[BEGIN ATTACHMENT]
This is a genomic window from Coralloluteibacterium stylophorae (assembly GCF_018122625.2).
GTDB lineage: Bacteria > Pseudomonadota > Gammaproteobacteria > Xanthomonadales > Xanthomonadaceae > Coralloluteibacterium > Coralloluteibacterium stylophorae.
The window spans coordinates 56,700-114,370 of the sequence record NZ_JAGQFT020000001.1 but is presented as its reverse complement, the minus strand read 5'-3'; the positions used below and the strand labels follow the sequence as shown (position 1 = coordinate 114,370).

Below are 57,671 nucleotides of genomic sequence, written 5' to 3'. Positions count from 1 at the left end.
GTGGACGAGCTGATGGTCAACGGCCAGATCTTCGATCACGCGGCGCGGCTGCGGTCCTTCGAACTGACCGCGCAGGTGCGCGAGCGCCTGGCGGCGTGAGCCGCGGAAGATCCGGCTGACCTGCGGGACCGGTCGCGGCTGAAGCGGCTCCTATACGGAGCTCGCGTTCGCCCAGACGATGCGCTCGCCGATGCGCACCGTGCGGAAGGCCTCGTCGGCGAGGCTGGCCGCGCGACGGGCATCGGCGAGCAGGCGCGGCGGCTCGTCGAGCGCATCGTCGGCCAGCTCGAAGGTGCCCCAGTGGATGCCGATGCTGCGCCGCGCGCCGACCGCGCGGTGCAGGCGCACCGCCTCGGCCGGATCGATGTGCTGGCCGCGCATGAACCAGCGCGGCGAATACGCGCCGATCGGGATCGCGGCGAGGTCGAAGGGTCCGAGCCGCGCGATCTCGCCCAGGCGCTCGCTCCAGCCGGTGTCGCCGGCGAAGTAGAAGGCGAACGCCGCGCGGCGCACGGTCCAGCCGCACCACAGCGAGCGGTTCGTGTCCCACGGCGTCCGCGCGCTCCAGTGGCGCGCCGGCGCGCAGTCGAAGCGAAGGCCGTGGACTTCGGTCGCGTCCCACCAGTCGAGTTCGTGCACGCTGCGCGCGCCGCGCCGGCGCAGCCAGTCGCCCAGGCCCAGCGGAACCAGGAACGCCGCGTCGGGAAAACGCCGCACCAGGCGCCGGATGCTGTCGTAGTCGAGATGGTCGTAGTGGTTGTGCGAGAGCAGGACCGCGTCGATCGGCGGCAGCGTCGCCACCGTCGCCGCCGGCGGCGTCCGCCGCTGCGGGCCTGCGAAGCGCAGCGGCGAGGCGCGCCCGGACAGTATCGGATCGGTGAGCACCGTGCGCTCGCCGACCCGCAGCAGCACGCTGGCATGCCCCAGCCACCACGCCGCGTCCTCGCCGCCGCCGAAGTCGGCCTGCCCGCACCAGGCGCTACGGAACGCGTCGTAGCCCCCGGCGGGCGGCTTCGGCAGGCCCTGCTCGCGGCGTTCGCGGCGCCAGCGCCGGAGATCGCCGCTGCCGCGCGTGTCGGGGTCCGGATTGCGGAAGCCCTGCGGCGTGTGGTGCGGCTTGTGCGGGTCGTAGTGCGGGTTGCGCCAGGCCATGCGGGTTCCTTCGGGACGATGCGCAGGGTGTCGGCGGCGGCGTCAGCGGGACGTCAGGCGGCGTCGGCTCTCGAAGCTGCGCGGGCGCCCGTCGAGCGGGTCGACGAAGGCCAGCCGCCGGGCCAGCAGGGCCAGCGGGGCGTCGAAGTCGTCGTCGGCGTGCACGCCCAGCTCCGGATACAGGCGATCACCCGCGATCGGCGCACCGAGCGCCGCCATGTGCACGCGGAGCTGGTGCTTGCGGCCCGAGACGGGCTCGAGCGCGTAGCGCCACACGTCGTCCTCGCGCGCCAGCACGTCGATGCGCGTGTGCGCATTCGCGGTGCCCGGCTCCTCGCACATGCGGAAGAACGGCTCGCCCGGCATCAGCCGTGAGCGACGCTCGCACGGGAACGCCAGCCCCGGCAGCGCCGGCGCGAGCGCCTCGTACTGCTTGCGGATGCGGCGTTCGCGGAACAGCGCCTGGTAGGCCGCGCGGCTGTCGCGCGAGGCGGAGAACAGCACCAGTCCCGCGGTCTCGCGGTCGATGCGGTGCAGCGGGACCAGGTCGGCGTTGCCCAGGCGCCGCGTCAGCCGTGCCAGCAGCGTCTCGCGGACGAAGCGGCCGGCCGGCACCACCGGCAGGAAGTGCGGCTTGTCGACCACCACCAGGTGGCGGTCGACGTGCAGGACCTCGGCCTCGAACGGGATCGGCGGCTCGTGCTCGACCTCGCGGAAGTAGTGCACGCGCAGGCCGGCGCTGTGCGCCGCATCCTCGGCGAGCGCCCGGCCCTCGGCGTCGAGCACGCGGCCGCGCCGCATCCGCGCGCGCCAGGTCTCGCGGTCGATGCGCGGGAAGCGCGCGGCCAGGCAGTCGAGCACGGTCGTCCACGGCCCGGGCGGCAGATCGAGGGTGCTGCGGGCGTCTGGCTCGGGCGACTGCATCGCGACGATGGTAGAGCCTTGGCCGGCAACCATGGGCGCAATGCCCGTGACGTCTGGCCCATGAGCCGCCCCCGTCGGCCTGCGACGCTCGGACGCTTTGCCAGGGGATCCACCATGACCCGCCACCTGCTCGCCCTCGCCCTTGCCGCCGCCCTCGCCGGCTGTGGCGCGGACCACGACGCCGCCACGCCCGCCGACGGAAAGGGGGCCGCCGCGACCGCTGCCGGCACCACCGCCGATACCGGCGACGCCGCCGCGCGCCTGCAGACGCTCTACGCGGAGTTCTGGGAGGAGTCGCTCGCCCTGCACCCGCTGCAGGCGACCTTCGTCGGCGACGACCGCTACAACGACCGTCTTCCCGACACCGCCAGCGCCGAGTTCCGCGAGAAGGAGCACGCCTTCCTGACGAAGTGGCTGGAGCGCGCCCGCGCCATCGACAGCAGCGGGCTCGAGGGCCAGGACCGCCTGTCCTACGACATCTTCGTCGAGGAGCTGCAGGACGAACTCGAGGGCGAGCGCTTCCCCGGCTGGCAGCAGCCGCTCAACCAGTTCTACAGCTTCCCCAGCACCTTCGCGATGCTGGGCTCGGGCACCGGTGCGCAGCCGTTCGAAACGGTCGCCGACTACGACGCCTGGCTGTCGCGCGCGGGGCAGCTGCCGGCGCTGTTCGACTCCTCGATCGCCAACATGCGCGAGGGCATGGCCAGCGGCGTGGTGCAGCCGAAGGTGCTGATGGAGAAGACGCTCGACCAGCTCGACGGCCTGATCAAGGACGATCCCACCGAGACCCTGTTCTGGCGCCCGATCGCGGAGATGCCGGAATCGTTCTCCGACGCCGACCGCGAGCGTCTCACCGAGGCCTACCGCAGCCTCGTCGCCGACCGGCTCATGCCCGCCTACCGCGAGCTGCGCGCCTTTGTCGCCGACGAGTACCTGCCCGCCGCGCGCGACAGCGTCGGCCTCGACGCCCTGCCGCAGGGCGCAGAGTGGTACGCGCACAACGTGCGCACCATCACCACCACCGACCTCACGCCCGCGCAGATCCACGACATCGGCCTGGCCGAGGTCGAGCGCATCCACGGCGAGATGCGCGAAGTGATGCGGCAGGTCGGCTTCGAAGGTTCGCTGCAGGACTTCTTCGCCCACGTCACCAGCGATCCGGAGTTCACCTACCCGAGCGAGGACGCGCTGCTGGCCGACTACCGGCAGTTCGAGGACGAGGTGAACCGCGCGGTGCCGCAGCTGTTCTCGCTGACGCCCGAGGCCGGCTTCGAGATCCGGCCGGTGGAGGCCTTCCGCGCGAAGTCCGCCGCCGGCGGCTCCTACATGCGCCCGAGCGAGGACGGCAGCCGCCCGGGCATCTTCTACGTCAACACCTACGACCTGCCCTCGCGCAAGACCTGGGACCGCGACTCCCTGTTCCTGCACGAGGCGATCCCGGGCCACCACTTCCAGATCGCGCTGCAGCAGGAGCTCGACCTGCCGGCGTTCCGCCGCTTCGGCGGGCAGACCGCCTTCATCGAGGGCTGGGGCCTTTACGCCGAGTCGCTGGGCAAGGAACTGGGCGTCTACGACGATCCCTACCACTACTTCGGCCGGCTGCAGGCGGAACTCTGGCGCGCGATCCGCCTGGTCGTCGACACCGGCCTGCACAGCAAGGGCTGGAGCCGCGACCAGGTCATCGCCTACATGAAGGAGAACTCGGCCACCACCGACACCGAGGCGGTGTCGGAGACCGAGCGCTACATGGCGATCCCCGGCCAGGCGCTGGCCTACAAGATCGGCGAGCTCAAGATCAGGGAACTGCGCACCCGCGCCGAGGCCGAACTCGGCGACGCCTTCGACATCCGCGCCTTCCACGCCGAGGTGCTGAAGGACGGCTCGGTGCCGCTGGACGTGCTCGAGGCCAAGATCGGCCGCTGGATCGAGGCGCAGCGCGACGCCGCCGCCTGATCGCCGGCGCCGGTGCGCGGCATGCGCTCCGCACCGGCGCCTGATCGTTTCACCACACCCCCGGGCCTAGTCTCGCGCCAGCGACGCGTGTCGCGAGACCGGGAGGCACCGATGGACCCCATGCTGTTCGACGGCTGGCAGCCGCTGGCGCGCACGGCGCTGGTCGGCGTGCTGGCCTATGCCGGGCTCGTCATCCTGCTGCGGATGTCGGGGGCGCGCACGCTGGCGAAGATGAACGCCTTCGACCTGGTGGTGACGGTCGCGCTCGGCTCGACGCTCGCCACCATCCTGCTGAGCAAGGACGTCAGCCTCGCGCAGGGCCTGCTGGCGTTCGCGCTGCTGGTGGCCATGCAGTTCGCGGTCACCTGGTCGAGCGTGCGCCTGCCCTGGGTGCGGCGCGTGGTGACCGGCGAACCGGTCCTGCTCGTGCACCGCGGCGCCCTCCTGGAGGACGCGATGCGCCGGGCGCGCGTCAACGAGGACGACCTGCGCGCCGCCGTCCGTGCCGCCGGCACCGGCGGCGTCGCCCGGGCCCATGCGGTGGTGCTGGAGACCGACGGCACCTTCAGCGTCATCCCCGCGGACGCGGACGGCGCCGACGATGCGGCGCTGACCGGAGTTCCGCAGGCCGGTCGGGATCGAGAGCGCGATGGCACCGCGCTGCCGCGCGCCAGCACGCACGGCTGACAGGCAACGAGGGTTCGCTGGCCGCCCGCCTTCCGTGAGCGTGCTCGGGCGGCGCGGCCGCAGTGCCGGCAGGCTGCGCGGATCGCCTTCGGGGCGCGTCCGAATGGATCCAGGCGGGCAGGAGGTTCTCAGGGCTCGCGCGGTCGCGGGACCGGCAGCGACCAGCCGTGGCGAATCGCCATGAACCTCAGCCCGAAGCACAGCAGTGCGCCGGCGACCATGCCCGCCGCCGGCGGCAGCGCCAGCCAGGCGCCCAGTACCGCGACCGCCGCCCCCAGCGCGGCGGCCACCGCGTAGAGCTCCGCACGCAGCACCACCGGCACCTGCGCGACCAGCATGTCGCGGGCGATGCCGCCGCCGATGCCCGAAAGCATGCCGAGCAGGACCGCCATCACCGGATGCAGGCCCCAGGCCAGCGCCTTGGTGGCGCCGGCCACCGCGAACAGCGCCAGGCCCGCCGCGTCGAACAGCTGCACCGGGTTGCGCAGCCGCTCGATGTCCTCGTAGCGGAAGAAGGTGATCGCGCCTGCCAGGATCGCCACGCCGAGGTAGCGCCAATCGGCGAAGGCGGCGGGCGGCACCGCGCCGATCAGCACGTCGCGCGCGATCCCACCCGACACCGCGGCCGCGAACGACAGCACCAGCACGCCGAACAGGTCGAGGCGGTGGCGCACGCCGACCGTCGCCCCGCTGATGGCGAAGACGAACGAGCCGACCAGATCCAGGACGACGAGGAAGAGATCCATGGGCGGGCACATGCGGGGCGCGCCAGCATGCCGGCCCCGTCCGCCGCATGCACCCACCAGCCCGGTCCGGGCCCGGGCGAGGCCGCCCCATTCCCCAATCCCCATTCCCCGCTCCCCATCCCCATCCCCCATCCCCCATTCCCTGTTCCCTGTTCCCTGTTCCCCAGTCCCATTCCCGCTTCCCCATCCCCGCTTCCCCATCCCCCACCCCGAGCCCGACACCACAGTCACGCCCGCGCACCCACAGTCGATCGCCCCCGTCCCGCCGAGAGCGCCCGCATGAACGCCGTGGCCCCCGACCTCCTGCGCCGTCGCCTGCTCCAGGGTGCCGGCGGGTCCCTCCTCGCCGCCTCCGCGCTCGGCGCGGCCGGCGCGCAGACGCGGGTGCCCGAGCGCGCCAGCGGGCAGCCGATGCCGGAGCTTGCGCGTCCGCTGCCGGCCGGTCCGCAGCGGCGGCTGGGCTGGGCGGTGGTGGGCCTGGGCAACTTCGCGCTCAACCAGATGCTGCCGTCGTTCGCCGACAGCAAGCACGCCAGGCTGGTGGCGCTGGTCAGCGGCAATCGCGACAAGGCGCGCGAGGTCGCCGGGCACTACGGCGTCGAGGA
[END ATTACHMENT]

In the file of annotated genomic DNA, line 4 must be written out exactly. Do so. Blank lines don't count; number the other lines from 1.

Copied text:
Below are 57,671 nucleotides of genomic sequence, written 5' to 3'. Positions count from 1 at the left end.